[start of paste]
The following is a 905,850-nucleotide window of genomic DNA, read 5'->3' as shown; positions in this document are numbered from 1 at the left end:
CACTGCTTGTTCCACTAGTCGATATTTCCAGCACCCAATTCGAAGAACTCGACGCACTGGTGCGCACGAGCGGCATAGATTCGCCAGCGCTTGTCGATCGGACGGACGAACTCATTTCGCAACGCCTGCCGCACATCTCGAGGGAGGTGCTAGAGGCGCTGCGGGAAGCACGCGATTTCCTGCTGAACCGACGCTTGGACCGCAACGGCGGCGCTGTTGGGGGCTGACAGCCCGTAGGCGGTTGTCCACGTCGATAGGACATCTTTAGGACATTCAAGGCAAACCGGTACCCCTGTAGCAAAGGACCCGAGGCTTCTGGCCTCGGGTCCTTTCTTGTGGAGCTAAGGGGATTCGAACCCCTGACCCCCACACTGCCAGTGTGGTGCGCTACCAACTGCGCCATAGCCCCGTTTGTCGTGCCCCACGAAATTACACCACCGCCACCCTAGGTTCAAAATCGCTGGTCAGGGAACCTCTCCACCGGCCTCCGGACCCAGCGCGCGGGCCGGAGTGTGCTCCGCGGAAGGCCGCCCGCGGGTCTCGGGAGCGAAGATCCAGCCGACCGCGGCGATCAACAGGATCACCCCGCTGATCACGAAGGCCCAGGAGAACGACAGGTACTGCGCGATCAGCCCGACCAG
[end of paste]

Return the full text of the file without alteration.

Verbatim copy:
The following is a 905,850-nucleotide window of genomic DNA, read 5'->3' as shown; positions in this document are numbered from 1 at the left end:
CACTGCTTGTTCCACTAGTCGATATTTCCAGCACCCAATTCGAAGAACTCGACGCACTGGTGCGCACGAGCGGCATAGATTCGCCAGCGCTTGTCGATCGGACGGACGAACTCATTTCGCAACGCCTGCCGCACATCTCGAGGGAGGTGCTAGAGGCGCTGCGGGAAGCACGCGATTTCCTGCTGAACCGACGCTTGGACCGCAACGGCGGCGCTGTTGGGGGCTGACAGCCCGTAGGCGGTTGTCCACGTCGATAGGACATCTTTAGGACATTCAAGGCAAACCGGTACCCCTGTAGCAAAGGACCCGAGGCTTCTGGCCTCGGGTCCTTTCTTGTGGAGCTAAGGGGATTCGAACCCCTGACCCCCACACTGCCAGTGTGGTGCGCTACCAACTGCGCCATAGCCCCGTTTGTCGTGCCCCACGAAATTACACCACCGCCACCCTAGGTTCAAAATCGCTGGTCAGGGAACCTCTCCACCGGCCTCCGGACCCAGCGCGCGGGCCGGAGTGTGCTCCGCGGAAGGCCGCCCGCGGGTCTCGGGAGCGAAGATCCAGCCGACCGCGGCGATCAACAGGATCACCCCGCTGATCACGAAGGCCCAGGAGAACGACAGGTACTGCGCGATCAGCCCGACCAG